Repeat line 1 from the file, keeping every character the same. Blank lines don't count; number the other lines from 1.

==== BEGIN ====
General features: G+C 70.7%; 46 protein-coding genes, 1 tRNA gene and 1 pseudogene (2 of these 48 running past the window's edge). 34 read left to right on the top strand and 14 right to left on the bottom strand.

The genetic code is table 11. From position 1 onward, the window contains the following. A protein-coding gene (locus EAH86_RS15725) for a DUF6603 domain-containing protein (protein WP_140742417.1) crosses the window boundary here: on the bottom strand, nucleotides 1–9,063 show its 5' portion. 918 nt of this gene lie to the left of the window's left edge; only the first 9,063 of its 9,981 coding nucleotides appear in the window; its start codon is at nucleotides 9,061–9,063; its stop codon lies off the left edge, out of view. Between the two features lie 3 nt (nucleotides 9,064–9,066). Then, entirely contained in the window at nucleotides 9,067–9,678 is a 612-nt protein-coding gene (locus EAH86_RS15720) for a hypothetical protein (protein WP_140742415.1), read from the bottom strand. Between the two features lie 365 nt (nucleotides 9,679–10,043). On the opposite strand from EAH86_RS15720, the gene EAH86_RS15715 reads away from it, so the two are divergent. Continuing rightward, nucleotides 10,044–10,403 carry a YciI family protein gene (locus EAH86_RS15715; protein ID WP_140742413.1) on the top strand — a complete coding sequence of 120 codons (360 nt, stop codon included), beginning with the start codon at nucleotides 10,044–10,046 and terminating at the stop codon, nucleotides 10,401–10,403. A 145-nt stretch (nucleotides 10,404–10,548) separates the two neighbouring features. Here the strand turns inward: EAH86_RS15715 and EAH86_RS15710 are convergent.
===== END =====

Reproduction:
General features: G+C 70.7%; 46 protein-coding genes, 1 tRNA gene and 1 pseudogene (2 of these 48 running past the window's edge). 34 read left to right on the top strand and 14 right to left on the bottom strand.